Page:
Lastly, the 13B8.2 monoclonal antibody (IOT4a) was described at the end of the 1980s as an antiviral agent preventing the proliferation of HIV. These data immediately led to phase I clinical testing in a trial involving seven AIDS patients (Dhiver et al., 1989). Many other clinical trials were carried out with this 13B8.2 antibody (Schedel et al., 1993; Deckert et al., 1996; Schedel et al., 1999). All of these studies confirmed the clinical benefit of the administration of the antibody on the progression of the disease. The studies carried out by the group of C. Devaux resulted in the determination of the mechanism of action of the 13B8.2 antibody (for review, Briant and Devaux, 2000).
There was demonstrated the existence of an association between its antiviral activity and an inhibition of the proliferation of HIV resulting from the inactivation of the cascades of intracellular signalizations normally enabling the induction of the expression of the viral genome.
That antiviral activity could be the consequence of many factors such as the induction of a negative signal not dependent on p56kk nor on the HIV co-receptors or the inhibition of a functional mechanism implicating the dimerization/oligomerization of the CD4 molecule. In both cases, the 13B8.2 antibody inhibits the signalization cascades implicating the pathway of the MAPkinases, pathways that normally lead to the nuclear translocation of the NF-κB transcription factor.
The 13B8.2 monoclonal antibody was described as directed against the CDR3-like loop of the D1 domain of the CD4 molecule (Sattentau et al., 1989; Corbeau et al., 1993; Houlgatte et al., 1994).
The first clinical trials undertaken with the 13B8.2 antibody were predictive of the therapeutic potential of that molecule. Nevertheless, its development into a product of pharmaceutical interest encountered numerous problems inherent in the structure and the murine origin of the antibody. In fact, the first clinical trials involving AIDS patients and incorporating the 13B8.2 antibody in its original murine version revealed the induction of a HAMA response which, although relatively mild, still interfered with the therapeutic efficacy of the molecule (Dhiver et al., 1989; Deckert et al., 1996; Schedel et al., 1999).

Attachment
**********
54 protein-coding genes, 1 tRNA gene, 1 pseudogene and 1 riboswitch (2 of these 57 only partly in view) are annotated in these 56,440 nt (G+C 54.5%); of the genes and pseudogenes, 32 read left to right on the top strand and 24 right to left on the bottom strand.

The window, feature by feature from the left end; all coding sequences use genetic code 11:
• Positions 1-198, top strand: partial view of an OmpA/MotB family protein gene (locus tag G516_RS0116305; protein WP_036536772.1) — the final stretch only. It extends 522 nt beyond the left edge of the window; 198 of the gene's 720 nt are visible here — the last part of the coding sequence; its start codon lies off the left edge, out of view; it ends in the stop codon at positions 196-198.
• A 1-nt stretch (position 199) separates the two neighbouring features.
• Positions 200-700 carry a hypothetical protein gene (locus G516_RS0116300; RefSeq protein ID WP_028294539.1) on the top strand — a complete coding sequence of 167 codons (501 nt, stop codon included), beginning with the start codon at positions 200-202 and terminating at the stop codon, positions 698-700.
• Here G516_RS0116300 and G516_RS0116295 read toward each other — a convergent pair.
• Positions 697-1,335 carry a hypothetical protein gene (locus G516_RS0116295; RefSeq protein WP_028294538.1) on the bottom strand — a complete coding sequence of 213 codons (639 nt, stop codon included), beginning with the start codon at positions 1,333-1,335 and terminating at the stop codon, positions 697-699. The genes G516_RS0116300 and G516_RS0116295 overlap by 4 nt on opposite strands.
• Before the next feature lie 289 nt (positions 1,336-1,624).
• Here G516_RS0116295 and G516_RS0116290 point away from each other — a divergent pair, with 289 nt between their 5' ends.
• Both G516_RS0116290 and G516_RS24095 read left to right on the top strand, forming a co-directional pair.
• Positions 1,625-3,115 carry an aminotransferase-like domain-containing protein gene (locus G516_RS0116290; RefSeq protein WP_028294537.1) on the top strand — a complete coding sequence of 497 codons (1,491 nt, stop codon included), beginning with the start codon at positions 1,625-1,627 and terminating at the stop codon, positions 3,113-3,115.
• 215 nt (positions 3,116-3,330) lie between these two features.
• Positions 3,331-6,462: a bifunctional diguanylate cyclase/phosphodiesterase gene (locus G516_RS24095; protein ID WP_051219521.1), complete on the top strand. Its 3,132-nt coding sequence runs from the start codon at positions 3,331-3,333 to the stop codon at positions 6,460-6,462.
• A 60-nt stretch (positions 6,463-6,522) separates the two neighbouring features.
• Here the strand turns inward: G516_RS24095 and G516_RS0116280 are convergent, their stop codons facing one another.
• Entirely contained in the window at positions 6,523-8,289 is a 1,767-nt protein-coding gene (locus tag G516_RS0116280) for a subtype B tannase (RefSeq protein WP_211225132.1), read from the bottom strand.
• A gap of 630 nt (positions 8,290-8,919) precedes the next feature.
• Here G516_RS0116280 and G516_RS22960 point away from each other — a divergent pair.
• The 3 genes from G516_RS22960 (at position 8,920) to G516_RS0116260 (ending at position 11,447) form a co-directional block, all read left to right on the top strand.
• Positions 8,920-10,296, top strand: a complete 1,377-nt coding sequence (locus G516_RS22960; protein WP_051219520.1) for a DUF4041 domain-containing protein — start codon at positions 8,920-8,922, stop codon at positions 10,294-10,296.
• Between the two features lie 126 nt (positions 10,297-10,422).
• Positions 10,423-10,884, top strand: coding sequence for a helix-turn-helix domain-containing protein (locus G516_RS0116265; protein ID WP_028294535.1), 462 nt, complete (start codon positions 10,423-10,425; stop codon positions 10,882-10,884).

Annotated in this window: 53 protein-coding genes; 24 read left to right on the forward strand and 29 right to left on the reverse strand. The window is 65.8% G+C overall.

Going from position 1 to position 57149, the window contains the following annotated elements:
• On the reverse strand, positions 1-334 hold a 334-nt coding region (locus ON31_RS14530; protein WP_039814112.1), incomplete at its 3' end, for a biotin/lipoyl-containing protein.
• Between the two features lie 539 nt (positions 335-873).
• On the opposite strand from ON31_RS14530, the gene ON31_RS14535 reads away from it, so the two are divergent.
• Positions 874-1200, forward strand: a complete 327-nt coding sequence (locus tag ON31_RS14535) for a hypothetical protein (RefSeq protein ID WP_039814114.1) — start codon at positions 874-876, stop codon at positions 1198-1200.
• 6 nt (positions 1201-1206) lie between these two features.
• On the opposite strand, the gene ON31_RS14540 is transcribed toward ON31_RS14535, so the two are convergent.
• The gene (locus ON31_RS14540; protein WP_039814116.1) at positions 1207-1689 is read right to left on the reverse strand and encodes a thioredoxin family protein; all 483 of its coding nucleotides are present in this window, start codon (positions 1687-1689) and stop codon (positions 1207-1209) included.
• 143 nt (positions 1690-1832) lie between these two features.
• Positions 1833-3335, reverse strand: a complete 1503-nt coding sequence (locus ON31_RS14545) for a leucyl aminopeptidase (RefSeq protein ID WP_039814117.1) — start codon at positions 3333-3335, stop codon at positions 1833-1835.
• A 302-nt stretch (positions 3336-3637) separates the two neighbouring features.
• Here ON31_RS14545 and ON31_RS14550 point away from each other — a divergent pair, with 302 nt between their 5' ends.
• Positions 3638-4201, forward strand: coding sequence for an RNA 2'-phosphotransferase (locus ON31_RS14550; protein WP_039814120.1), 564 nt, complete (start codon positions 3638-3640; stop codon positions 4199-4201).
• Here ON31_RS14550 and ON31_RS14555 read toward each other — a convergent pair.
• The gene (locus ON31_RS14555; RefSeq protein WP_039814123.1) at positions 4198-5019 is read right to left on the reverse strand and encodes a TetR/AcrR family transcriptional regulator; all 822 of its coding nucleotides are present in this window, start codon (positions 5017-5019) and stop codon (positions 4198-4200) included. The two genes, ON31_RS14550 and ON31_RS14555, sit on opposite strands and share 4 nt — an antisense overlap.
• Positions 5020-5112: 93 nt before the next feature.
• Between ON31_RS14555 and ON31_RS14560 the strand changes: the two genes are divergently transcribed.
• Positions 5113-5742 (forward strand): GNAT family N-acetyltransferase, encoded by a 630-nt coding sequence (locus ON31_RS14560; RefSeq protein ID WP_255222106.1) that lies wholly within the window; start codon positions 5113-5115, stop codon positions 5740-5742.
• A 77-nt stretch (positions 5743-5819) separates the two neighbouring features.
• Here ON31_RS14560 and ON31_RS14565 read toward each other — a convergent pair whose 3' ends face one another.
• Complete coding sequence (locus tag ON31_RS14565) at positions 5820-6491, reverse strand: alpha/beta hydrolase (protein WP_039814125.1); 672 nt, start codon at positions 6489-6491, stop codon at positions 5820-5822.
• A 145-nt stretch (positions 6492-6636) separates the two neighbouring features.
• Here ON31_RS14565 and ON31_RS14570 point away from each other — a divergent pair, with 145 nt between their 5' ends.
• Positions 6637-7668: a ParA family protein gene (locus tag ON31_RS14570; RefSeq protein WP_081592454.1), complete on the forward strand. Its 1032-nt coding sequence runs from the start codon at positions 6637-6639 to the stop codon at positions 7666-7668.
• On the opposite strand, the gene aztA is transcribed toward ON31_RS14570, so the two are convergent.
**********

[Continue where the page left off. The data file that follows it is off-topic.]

In order to limit the immunogenicity of that molecule and to develop a product of therapeutic interest, a recombinant chimeric Fab fragment of the 13B8.2 antibody was developed and prepared after isolation and sequencing of the domains V of the 13B8.2 antibody (Chardès et al., 1999) by expression by the baculovirus/insect cell system for presenting the domains V of the heavy and light chains of the parental murine antibody fused respectively with the human CH1-γ1 and Cκ domains.
It has been shown that the recombinant chimeric Fab fragment of the 13B8.2 anti-CD4 antibody is capable of binding CD4 with the same epitopic specificity as the parental antibody. Furthermore, this fragment reproduces the biological properties of the 13B8.2 antibody from (1) an antiviral point of view, inhibition of the activation of the HIV promoter and reverse-transcriptase activity and (2) from an immunosuppression point of view, inhibition of the cellular activation subsequent to the presentation of antigens and mixed lymphocyte reactions.
That functionality has already been demonstrated for the chimeric Fab fragment of the antibody (Benkirane et al., 1995). Chimerization thus does not affect its capacity to inhibit viral proliferation even if a relatively lesser efficacy is noted.
The evaluation of the biological properties of the recombinant Fab fragment shows that this Fab fragment exhibits an activity similar to that of the parental antibody both in terms of inhibition of the activation of the HIV promoter and in the capacity to inhibit the secretion of IL-2 of a T CD4+ lymphocyte in response to the presentation of antigen. (The chimeric mouse-human anti-CD4 Fab 13B8.2 expressed in baculovirus inhibits both antigen presentation and HIV-1 promoter activation. (Bès C. et al. Human Antibodies 10 (2001) 67-76).